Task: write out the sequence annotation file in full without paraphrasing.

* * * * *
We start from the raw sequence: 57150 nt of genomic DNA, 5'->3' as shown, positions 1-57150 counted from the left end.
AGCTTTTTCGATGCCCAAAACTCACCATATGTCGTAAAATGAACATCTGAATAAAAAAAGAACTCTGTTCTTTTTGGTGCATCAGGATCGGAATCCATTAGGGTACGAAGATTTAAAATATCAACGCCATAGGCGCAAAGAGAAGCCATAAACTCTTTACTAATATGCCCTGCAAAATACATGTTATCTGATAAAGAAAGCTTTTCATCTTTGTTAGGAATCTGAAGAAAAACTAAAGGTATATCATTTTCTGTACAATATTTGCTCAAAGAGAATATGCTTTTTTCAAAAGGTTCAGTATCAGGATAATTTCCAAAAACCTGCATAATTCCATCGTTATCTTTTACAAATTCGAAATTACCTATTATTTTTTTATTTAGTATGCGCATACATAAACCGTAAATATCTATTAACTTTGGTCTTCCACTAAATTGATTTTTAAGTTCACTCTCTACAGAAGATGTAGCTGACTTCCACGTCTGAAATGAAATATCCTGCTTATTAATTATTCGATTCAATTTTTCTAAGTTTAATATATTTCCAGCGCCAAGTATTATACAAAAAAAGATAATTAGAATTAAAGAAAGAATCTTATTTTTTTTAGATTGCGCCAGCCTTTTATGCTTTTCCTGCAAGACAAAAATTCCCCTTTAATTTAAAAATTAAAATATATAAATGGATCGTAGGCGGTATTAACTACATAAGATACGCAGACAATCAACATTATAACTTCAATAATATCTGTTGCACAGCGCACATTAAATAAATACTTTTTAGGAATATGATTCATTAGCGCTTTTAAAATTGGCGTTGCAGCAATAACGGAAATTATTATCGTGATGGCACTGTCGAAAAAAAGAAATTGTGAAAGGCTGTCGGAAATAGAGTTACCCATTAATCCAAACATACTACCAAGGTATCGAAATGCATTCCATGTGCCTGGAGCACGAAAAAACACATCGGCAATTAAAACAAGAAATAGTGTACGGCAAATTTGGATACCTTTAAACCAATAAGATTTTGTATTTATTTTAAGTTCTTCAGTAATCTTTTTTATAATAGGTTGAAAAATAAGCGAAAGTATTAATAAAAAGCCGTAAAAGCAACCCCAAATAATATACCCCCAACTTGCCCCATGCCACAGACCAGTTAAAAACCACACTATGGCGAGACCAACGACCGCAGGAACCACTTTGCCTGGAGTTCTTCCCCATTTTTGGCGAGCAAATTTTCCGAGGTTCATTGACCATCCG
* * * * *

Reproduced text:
We start from the raw sequence: 57150 nt of genomic DNA, 5'->3' as shown, positions 1-57150 counted from the left end.
AGCTTTTTCGATGCCCAAAACTCACCATATGTCGTAAAATGAACATCTGAATAAAAAAAGAACTCTGTTCTTTTTGGTGCATCAGGATCGGAATCCATTAGGGTACGAAGATTTAAAATATCAACGCCATAGGCGCAAAGAGAAGCCATAAACTCTTTACTAATATGCCCTGCAAAATACATGTTATCTGATAAAGAAAGCTTTTCATCTTTGTTAGGAATCTGAAGAAAAACTAAAGGTATATCATTTTCTGTACAATATTTGCTCAAAGAGAATATGCTTTTTTCAAAAGGTTCAGTATCAGGATAATTTCCAAAAACCTGCATAATTCCATCGTTATCTTTTACAAATTCGAAATTACCTATTATTTTTTTATTTAGTATGCGCATACATAAACCGTAAATATCTATTAACTTTGGTCTTCCACTAAATTGATTTTTAAGTTCACTCTCTACAGAAGATGTAGCTGACTTCCACGTCTGAAATGAAATATCCTGCTTATTAATTATTCGATTCAATTTTTCTAAGTTTAATATATTTCCAGCGCCAAGTATTATACAAAAAAAGATAATTAGAATTAAAGAAAGAATCTTATTTTTTTTAGATTGCGCCAGCCTTTTATGCTTTTCCTGCAAGACAAAAATTCCCCTTTAATTTAAAAATTAAAATATATAAATGGATCGTAGGCGGTATTAACTACATAAGATACGCAGACAATCAACATTATAACTTCAATAATATCTGTTGCACAGCGCACATTAAATAAATACTTTTTAGGAATATGATTCATTAGCGCTTTTAAAATTGGCGTTGCAGCAATAACGGAAATTATTATCGTGATGGCACTGTCGAAAAAAAGAAATTGTGAAAGGCTGTCGGAAATAGAGTTACCCATTAATCCAAACATACTACCAAGGTATCGAAATGCATTCCATGTGCCTGGAGCACGAAAAAACACATCGGCAATTAAAACAAGAAATAGTGTACGGCAAATTTGGATACCTTTAAACCAATAAGATTTTGTATTTATTTTAAGTTCTTCAGTAATCTTTTTTATAATAGGTTGAAAAATAAGCGAAAGTATTAATAAAAAGCCGTAAAAGCAACCCCAAATAATATACCCCCAACTTGCCCCATGCCACAGACCAGTTAAAAACCACACTATGGCGAGACCAACGACCGCAGGAACCACTTTGCCTGGAGTTCTTCCCCATTTTTGGCGAGCAAATTTTCCGAGGTTCATTGACCATCCG